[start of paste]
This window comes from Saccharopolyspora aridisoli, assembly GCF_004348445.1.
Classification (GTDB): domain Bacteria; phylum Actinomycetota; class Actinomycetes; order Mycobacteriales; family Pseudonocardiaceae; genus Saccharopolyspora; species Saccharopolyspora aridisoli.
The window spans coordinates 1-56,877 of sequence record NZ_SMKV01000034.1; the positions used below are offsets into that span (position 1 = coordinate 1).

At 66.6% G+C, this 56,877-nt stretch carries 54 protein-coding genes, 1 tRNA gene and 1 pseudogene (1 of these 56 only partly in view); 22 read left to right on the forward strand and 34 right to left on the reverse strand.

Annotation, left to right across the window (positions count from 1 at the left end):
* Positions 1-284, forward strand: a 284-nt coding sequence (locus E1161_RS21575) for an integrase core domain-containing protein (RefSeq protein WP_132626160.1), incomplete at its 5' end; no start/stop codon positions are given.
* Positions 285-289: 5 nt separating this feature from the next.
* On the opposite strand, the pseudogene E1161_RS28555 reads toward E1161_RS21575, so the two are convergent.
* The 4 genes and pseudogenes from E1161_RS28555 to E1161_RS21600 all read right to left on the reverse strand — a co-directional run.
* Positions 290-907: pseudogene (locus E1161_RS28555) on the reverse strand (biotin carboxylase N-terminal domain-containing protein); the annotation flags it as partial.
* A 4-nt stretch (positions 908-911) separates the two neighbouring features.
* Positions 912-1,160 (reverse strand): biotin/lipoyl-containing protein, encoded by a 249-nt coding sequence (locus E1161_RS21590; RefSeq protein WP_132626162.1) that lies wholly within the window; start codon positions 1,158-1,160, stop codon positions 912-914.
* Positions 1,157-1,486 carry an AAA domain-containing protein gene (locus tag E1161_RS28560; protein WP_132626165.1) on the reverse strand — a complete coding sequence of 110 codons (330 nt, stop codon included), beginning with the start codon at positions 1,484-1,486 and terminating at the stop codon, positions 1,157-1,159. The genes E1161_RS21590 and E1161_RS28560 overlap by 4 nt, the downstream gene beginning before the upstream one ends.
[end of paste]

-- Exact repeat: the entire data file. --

This window comes from Saccharopolyspora aridisoli, assembly GCF_004348445.1.
Classification (GTDB): domain Bacteria; phylum Actinomycetota; class Actinomycetes; order Mycobacteriales; family Pseudonocardiaceae; genus Saccharopolyspora; species Saccharopolyspora aridisoli.
The window spans coordinates 1-56,877 of sequence record NZ_SMKV01000034.1; the positions used below are offsets into that span (position 1 = coordinate 1).

At 66.6% G+C, this 56,877-nt stretch carries 54 protein-coding genes, 1 tRNA gene and 1 pseudogene (1 of these 56 only partly in view); 22 read left to right on the forward strand and 34 right to left on the reverse strand.

Annotation, left to right across the window (positions count from 1 at the left end):
* Positions 1-284, forward strand: a 284-nt coding sequence (locus E1161_RS21575) for an integrase core domain-containing protein (RefSeq protein WP_132626160.1), incomplete at its 5' end; no start/stop codon positions are given.
* Positions 285-289: 5 nt separating this feature from the next.
* On the opposite strand, the pseudogene E1161_RS28555 reads toward E1161_RS21575, so the two are convergent.
* The 4 genes and pseudogenes from E1161_RS28555 to E1161_RS21600 all read right to left on the reverse strand — a co-directional run.
* Positions 290-907: pseudogene (locus E1161_RS28555) on the reverse strand (biotin carboxylase N-terminal domain-containing protein); the annotation flags it as partial.
* A 4-nt stretch (positions 908-911) separates the two neighbouring features.
* Positions 912-1,160 (reverse strand): biotin/lipoyl-containing protein, encoded by a 249-nt coding sequence (locus E1161_RS21590; RefSeq protein WP_132626162.1) that lies wholly within the window; start codon positions 1,158-1,160, stop codon positions 912-914.
* Positions 1,157-1,486 carry an AAA domain-containing protein gene (locus tag E1161_RS28560; protein WP_132626165.1) on the reverse strand — a complete coding sequence of 110 codons (330 nt, stop codon included), beginning with the start codon at positions 1,484-1,486 and terminating at the stop codon, positions 1,157-1,159. The genes E1161_RS21590 and E1161_RS28560 overlap by 4 nt, the downstream gene beginning before the upstream one ends.